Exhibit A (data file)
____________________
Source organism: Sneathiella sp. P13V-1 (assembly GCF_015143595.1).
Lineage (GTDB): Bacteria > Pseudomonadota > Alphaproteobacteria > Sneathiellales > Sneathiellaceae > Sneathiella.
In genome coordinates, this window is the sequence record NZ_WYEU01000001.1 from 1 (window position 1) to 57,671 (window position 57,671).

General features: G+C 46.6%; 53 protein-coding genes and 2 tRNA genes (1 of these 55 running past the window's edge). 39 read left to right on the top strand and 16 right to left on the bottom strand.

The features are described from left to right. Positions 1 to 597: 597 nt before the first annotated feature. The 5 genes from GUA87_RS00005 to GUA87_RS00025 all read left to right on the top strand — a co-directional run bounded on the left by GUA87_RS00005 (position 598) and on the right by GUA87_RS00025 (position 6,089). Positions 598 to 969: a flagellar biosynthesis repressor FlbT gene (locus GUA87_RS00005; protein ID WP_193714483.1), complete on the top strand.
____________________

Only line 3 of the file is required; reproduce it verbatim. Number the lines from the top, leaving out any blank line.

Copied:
In genome coordinates, this window is the sequence record NZ_WYEU01000001.1 from 1 (window position 1) to 57,671 (window position 57,671).